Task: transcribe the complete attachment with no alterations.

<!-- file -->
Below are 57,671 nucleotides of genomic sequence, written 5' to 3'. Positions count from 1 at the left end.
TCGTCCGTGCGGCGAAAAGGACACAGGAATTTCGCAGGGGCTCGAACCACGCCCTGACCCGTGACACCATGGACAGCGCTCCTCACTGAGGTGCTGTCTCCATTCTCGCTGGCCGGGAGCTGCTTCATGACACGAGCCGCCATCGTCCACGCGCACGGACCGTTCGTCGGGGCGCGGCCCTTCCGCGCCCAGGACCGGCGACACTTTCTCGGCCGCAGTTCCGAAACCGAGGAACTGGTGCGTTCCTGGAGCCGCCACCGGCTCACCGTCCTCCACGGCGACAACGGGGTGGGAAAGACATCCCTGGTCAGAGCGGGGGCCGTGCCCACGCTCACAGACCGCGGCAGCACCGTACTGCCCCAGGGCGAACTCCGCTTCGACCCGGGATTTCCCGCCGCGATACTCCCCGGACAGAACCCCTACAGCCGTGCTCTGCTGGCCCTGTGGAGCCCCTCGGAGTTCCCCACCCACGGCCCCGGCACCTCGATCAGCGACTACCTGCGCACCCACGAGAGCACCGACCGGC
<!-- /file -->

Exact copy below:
Below are 57,671 nucleotides of genomic sequence, written 5' to 3'. Positions count from 1 at the left end.
TCGTCCGTGCGGCGAAAAGGACACAGGAATTTCGCAGGGGCTCGAACCACGCCCTGACCCGTGACACCATGGACAGCGCTCCTCACTGAGGTGCTGTCTCCATTCTCGCTGGCCGGGAGCTGCTTCATGACACGAGCCGCCATCGTCCACGCGCACGGACCGTTCGTCGGGGCGCGGCCCTTCCGCGCCCAGGACCGGCGACACTTTCTCGGCCGCAGTTCCGAAACCGAGGAACTGGTGCGTTCCTGGAGCCGCCACCGGCTCACCGTCCTCCACGGCGACAACGGGGTGGGAAAGACATCCCTGGTCAGAGCGGGGGCCGTGCCCACGCTCACAGACCGCGGCAGCACCGTACTGCCCCAGGGCGAACTCCGCTTCGACCCGGGATTTCCCGCCGCGATACTCCCCGGACAGAACCCCTACAGCCGTGCTCTGCTGGCCCTGTGGAGCCCCTCGGAGTTCCCCACCCACGGCCCCGGCACCTCGATCAGCGACTACCTGCGCACCCACGAGAGCACCGACCGGC